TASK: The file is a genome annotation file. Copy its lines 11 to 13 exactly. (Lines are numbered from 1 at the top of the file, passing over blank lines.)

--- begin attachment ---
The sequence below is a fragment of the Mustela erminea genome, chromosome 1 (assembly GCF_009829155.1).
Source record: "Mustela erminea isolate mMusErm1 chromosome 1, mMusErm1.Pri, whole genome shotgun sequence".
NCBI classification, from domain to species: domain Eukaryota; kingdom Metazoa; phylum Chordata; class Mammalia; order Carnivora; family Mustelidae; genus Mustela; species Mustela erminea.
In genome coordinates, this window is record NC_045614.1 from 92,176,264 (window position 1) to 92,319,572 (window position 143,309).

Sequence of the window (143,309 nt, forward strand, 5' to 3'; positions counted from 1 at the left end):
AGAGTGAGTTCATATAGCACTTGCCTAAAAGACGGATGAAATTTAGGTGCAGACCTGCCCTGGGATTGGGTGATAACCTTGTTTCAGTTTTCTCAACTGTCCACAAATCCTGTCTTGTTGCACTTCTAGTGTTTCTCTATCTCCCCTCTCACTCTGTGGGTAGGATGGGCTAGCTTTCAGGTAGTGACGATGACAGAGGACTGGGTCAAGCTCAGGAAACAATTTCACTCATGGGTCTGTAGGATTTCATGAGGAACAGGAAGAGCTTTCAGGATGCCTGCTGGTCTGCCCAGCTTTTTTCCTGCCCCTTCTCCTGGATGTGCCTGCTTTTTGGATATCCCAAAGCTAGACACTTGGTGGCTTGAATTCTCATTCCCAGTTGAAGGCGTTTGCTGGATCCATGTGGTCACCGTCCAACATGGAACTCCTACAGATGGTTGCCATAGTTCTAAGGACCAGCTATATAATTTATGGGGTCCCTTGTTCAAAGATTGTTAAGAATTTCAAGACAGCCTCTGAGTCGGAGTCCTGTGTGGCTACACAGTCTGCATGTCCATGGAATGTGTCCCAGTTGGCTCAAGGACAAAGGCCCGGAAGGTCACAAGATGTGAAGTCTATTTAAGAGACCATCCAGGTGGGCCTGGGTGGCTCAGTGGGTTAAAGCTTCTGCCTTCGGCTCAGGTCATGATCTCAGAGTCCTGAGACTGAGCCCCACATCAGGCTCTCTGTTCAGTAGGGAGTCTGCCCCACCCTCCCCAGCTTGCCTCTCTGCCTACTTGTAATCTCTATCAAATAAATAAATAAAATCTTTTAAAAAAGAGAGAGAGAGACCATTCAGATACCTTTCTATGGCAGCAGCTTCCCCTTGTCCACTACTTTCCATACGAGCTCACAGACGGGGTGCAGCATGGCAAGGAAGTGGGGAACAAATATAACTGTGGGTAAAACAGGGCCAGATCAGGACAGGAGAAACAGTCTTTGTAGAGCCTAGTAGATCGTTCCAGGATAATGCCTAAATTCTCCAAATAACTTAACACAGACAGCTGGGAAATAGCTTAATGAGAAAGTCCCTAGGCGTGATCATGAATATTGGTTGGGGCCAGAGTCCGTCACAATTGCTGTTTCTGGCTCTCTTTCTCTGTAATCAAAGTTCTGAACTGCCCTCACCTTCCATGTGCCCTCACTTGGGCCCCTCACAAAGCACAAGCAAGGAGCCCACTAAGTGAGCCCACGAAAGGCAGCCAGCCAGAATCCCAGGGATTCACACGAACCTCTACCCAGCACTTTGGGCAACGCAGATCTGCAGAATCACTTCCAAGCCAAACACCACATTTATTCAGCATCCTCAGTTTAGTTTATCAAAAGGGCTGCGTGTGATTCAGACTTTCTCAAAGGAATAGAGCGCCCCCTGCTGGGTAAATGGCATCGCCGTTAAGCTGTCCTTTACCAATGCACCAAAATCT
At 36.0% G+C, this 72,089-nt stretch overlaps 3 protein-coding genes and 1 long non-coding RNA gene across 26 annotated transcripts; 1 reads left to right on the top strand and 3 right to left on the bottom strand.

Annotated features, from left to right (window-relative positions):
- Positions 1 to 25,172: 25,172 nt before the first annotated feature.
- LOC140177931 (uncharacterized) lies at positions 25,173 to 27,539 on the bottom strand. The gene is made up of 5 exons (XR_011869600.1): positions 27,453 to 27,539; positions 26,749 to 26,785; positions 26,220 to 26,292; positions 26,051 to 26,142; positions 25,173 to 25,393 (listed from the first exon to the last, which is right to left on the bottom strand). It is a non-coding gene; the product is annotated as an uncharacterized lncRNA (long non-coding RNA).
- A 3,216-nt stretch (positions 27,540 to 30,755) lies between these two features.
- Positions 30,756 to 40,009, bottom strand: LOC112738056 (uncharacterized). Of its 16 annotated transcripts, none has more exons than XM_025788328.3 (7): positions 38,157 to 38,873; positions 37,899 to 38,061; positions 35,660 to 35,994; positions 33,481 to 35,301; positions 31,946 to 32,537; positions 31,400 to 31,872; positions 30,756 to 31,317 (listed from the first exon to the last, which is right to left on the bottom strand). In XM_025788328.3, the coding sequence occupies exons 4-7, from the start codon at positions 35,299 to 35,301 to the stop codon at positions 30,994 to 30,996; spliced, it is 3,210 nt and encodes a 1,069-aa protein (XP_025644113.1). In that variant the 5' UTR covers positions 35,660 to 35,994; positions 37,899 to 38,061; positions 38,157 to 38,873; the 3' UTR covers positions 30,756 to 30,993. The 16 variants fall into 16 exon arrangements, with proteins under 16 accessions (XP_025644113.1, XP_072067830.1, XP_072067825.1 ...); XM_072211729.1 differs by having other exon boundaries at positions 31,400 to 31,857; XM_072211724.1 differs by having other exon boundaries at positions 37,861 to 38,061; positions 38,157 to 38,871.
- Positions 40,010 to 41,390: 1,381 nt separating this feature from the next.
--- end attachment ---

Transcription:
- A 3,216-nt stretch (positions 27,540 to 30,755) lies between these two features.
- Positions 30,756 to 40,009, bottom strand: LOC112738056 (uncharacterized). Of its 16 annotated transcripts, none has more exons than XM_025788328.3 (7): positions 38,157 to 38,873; positions 37,899 to 38,061; positions 35,660 to 35,994; positions 33,481 to 35,301; positions 31,946 to 32,537; positions 31,400 to 31,872; positions 30,756 to 31,317 (listed from the first exon to the last, which is right to left on the bottom strand). In XM_025788328.3, the coding sequence occupies exons 4-7, from the start codon at positions 35,299 to 35,301 to the stop codon at positions 30,994 to 30,996; spliced, it is 3,210 nt and encodes a 1,069-aa protein (XP_025644113.1). In that variant the 5' UTR covers positions 35,660 to 35,994; positions 37,899 to 38,061; positions 38,157 to 38,873; the 3' UTR covers positions 30,756 to 30,993. The 16 variants fall into 16 exon arrangements, with proteins under 16 accessions (XP_025644113.1, XP_072067830.1, XP_072067825.1 ...); XM_072211729.1 differs by having other exon boundaries at positions 31,400 to 31,857; XM_072211724.1 differs by having other exon boundaries at positions 37,861 to 38,061; positions 38,157 to 38,871.
- Positions 40,010 to 41,390: 1,381 nt separating this feature from the next.